A specific exercise for a specific memory?

Aerobic exercise to boost certain memories?

It could be that in the future, if you want to remember your shopping list at the grocery store without having to check your phone, you would do a specific group of exercises! Way, way in the future, so don’t get your hopes up. But new research has shown that certain types of exercise helped study participants in remembering certain types of data. We do know that exercise has benefits for our brain and mental health, but this is much more specific than we had previously thought. The thinking that if we do a specific exercise for a specific memory boost is remarkable.

Exercise improves brain health

It’s been shown that exercise improves memory on a general level, even after a single workout. And, on a long-term basis, exercise improves overall brain health. And studies have shown that over time exercise is associated with a reduced risk of brain health problems such as dementia and Alzheimer’s disease, both concerns for our healthy aging.

Different feelings after different workouts

I know that I feel differently after a run, for example, than after a Pilates session. I’m more energized (and sweaty) and outwardly happy after doing my run / walk workout. After a Pilates session, I feel calm, with a happy buzz. But I must admit that I hadn’t noticed specific memory improvements. I know that right after a workout I can remember some things better but hadn’t noted which “things!”

Correlation between exercise and memory

This research study by Dartmouth, published in Nature, delves into the correlation between exercise and memory. This was a relatively small study with only 113 participants, but the results are interesting. Fitbit data was analyzed after participants were given various types of memory tests post-workout. Researchers looked for patterns between those results and the workouts the participants did.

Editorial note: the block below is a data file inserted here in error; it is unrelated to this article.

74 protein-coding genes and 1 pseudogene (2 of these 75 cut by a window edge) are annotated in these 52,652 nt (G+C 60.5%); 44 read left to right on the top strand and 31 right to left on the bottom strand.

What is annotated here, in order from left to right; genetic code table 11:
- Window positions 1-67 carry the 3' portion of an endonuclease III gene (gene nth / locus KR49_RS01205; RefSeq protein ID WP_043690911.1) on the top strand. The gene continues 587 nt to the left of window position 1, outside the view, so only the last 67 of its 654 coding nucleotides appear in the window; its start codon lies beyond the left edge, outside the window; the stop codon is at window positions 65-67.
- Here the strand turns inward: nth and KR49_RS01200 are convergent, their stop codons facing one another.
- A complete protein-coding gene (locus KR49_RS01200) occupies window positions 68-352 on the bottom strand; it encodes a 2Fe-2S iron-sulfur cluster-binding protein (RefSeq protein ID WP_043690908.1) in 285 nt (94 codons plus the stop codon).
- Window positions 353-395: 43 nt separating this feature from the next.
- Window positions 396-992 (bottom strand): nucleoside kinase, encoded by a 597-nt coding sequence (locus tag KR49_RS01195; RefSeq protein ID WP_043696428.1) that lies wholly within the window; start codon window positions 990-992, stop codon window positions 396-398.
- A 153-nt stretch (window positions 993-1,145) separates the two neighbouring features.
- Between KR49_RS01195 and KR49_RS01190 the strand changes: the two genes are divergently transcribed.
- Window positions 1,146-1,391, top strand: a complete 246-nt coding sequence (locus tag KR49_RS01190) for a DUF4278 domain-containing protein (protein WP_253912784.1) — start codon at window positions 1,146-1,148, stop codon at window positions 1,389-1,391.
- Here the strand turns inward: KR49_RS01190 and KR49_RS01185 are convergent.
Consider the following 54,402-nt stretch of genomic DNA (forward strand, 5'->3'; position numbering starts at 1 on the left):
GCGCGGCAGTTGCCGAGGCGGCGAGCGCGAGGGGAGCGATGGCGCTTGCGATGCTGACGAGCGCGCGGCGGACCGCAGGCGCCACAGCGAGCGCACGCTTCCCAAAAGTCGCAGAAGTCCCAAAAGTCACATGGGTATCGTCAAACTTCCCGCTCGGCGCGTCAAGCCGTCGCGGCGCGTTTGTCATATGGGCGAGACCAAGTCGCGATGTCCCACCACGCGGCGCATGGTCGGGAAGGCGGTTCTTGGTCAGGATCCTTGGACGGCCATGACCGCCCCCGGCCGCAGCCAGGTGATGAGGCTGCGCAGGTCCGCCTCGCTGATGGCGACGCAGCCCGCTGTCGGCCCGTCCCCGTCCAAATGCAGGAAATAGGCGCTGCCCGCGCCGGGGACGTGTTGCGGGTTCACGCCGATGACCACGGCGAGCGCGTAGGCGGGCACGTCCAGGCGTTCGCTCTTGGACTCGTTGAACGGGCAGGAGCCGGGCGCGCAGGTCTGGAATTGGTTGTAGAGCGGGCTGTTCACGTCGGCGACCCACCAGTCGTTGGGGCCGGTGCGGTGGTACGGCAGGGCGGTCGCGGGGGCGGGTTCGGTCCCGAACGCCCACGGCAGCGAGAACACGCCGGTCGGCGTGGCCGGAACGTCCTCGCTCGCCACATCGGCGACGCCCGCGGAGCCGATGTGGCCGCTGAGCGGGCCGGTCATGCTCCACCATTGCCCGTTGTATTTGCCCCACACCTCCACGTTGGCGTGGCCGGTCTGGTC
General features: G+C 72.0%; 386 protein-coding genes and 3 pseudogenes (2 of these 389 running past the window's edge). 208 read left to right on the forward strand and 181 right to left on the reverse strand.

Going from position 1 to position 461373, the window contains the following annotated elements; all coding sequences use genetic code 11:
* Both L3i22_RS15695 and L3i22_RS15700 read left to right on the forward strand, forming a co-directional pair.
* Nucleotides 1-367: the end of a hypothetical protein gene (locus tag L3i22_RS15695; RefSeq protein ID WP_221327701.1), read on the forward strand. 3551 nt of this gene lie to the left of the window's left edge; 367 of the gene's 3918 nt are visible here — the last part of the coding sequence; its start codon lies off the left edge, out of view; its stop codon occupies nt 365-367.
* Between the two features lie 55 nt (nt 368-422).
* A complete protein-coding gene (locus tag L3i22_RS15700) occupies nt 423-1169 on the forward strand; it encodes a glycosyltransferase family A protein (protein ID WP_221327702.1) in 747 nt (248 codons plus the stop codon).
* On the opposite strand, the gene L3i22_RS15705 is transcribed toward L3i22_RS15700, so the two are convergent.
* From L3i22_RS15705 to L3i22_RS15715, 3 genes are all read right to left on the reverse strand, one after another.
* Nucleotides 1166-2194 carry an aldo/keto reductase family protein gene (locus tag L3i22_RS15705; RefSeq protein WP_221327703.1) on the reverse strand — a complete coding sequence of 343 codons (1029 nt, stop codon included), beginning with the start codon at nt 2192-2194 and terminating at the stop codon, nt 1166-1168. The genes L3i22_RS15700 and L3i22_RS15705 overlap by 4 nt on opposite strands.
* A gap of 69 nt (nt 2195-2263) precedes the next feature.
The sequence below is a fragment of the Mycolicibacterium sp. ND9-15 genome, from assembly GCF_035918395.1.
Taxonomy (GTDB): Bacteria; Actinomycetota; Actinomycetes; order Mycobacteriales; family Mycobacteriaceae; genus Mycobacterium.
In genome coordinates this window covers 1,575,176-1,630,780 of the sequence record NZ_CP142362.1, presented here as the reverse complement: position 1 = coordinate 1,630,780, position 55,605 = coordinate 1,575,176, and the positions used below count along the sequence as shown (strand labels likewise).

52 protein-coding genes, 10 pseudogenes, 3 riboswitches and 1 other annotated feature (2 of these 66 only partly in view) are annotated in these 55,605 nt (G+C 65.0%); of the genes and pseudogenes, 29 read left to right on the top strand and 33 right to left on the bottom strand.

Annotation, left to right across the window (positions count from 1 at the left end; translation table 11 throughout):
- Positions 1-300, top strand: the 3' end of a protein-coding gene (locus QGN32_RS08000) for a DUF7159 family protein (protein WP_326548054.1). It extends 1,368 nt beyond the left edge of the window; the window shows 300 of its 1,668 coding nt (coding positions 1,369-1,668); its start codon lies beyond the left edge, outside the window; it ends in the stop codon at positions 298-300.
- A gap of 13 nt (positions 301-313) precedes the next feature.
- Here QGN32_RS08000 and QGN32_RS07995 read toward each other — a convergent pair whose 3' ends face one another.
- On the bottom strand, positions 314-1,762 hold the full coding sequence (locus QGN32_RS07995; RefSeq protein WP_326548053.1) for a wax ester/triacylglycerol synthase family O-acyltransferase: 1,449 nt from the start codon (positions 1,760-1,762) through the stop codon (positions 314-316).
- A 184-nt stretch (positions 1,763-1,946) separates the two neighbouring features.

Not surprisingly, the study showed that overall the more active people had better memories than the non-active people. But it also showed that high-intensity exercise was correlated with good performance on the “spatial-learning task” (remembering the positions of shapes on a screen). “Low-to-moderate-intensity” cardio activity, like going for a walk, was associated with improved “naturalistic recall” (remembering a narrative of events). And people who performed better on the foreign-language test “tended to be less active,” the report added, while participants who did well on free recall and naturalistic recall were more active.

So, this study supports previous research on exercise and memory, but it also presents a focus for future work needed. Could there be a specific exercise for a specific memory? Time and research will tell. I’ll be looking forward to reading the results.

I needed to release frustration

Pissed off! I got an unwelcome piece of mail a couple of days ago and was totally steamed by it. My company received a notice from the IRS about a penalty charged for late filing of a return. I knew that the return was filed on time, so I was angry. That turned into an overall bad mood. I knew that I needed to calm down to deal with this (in a day or two) because I had to give my 14-year-old dog a bath that day. I had to be calm and gentle with my dog. Not rip his legs off as I felt like in the moment. What’s the solution? A really intense workout to help release frustration and anger.

Kick boxing to the rescue